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  • Print publication year: 2018
  • Online publication date: May 2019

2 - Land-Based Wind Energy Siting: The Not-So-Silent Wind

Summary

Introduction

Wind energy is an environmentally sustainable, cost-effective and renewable source of energy with high potential for expansion. As wind energy production expands, turbines are becoming larger, taller and more numerous, covering a larger geographical range and with greater concentration in high resource areas, thereby leading to greater public opposition from those whose interests or values are impacted. Their concerns include impacts on birds and other wildlife, aesthetics and viewsheds, noise and vibrations, human health, property values and the industrialization of rural and pristine landscapes. Due to limited systematic or consensus-based research on several of these topics, the prevalence and severity of the impacts of these are themselves often a source of dispute. Because of the broader political climate, many of the specific concerns about the adverse impacts of wind turbines on nearby residents have been swept up into a broader resistance to wind energy, based in skepticism about climate change, collusion of government and industry, concerns about cost-effectiveness or support for oil and gas development. A highly variable and inconsistent regulatory environment also exacerbates conflicts, with the greatest control sometimes situated at the local level, which leads to case-bycase decision making that suffers from limited technical capacity and is subject to greater local pressure. In many areas, pro-wind and anti-wind advocates have become locked in a fight where both sides ultimately deny the evidence, experiences and realities of the other.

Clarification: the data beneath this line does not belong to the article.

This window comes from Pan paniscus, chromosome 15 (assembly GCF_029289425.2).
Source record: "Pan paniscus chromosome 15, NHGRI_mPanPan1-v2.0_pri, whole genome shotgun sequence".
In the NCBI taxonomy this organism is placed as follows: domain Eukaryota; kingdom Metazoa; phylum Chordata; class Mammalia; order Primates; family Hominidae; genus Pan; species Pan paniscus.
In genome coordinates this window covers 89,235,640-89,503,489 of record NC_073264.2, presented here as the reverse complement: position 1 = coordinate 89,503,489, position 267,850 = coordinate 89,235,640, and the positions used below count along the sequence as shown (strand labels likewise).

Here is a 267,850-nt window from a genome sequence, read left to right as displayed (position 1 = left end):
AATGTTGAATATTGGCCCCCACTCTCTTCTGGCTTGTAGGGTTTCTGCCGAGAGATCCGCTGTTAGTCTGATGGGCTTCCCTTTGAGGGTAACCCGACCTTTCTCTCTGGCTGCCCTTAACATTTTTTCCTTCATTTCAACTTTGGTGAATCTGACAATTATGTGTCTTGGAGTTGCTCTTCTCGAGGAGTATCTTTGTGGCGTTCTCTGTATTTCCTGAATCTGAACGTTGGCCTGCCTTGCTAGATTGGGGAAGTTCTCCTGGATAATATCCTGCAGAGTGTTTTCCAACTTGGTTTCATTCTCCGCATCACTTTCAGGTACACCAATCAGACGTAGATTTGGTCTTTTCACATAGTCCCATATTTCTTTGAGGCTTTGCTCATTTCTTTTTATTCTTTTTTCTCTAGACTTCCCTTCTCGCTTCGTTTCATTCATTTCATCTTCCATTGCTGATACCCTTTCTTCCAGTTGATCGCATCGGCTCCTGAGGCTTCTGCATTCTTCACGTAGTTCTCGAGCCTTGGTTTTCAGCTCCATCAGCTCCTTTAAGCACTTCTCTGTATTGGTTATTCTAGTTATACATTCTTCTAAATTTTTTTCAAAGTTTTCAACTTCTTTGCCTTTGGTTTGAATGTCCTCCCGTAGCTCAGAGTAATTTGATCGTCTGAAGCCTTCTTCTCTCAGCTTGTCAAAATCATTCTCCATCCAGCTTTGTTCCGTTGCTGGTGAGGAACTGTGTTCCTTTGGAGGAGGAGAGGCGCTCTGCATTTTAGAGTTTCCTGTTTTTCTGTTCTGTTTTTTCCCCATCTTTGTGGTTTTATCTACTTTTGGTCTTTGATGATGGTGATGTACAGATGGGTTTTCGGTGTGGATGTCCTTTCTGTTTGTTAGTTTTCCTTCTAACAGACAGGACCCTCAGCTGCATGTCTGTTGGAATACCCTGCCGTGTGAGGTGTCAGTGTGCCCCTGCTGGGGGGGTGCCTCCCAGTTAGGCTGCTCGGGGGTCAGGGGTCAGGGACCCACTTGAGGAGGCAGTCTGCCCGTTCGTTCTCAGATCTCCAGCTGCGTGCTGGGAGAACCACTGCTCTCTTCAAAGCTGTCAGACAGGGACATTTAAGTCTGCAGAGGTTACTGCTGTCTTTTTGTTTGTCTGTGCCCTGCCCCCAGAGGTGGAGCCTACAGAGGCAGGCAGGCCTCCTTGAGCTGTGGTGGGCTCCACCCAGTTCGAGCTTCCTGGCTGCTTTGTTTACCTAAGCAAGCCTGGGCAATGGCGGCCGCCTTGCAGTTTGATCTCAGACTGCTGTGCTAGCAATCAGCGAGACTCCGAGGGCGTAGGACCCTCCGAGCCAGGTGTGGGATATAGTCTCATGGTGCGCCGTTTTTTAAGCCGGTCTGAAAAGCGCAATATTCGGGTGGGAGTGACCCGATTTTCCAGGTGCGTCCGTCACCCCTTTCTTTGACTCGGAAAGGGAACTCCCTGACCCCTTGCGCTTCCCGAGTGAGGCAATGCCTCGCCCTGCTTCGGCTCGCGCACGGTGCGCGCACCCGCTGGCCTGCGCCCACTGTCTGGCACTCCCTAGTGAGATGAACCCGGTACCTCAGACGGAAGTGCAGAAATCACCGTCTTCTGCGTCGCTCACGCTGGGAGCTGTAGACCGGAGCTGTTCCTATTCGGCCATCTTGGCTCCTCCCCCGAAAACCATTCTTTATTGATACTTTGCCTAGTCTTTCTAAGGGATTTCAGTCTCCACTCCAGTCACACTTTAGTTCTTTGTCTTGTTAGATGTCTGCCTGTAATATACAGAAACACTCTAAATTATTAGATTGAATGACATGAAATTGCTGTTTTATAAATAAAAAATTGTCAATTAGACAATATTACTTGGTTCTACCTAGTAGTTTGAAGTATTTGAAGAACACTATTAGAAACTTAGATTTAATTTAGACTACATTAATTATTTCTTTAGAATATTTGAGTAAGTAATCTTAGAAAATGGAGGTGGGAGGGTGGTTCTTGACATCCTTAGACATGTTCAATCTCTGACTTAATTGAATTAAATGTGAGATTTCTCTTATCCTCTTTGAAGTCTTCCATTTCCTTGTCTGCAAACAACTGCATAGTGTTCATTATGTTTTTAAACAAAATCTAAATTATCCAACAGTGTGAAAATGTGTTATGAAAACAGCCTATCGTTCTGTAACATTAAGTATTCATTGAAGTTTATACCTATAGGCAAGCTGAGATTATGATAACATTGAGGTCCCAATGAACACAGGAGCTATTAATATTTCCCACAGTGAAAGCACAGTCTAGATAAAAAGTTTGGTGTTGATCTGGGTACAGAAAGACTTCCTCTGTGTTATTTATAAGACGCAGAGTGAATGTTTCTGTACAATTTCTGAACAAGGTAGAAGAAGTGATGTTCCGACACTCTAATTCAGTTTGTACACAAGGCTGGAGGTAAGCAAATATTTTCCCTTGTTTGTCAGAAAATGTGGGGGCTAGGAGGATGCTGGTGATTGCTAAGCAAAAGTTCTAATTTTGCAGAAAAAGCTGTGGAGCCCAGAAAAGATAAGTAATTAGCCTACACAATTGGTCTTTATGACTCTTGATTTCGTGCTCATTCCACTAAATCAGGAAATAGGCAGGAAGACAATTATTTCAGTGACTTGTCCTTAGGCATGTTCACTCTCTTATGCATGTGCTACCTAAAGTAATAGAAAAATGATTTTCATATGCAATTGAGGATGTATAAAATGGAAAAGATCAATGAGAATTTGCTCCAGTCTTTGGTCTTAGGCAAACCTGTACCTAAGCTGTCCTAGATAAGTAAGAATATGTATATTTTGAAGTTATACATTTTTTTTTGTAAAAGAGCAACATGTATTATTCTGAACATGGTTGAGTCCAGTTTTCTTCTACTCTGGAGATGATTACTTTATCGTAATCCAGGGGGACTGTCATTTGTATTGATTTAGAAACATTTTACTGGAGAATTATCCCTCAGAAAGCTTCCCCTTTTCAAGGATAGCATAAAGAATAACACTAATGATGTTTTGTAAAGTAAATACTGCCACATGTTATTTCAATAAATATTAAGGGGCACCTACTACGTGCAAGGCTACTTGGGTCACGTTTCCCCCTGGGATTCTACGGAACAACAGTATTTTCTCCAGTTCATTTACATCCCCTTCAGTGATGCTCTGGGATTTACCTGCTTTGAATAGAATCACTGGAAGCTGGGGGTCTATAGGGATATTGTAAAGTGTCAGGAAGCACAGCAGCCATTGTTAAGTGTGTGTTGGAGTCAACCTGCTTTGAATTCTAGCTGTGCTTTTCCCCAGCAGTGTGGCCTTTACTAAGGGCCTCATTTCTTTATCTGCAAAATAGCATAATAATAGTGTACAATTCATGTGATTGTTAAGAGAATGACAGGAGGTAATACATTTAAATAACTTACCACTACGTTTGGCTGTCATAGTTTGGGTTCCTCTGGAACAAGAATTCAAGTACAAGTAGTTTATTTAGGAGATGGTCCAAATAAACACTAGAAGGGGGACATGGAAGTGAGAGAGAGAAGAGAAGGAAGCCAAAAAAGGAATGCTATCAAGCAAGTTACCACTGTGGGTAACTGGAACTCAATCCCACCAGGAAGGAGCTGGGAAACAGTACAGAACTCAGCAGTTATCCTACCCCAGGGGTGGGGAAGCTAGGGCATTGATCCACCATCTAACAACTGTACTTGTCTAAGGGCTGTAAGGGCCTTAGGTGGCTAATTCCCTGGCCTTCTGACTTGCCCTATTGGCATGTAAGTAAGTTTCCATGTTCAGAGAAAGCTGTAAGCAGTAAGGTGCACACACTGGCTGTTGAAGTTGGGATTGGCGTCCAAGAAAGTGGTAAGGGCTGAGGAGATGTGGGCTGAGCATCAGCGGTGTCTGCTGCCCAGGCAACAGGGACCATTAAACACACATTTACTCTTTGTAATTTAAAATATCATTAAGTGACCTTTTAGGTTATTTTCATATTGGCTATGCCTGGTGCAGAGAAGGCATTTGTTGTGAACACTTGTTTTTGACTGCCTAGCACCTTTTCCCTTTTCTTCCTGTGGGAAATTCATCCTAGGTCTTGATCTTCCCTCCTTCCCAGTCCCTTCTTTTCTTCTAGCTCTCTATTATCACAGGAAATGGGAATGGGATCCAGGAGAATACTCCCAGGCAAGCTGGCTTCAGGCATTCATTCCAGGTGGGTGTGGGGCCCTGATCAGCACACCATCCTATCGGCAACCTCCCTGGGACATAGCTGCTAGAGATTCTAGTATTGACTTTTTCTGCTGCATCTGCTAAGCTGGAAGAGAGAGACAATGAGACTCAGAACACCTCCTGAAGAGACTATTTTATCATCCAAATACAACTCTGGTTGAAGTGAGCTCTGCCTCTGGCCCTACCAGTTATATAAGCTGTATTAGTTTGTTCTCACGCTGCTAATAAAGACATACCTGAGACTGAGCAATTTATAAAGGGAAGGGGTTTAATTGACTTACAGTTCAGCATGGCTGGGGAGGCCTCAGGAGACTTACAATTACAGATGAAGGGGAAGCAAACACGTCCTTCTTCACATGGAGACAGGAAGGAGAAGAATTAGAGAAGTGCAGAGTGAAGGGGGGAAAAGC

In the face of these growing conflicts, some models for collaborative resolution are emerging. Collaboration between the wind industry and wildlife advocates, such as that pursued by the American Wind Wildlife Institute (see case study) and the Bats and Wind Energy Cooperative, has gone a long way toward understanding, mitigating and reducing wind energy's impact on wildlife. Improved early engagement of stakeholders in state and local siting policy and decision-making, joint fact-finding on areas of uncertainty, clarified regulatory frameworks and expanded public dialogue on energy needs and trade-offs also hold promise for managing wind energy siting disputes.

The Scale of Wind Energy

Wind energy is the fastest growing energy source in the world and has seen enormous growth in the United States over the past few decades.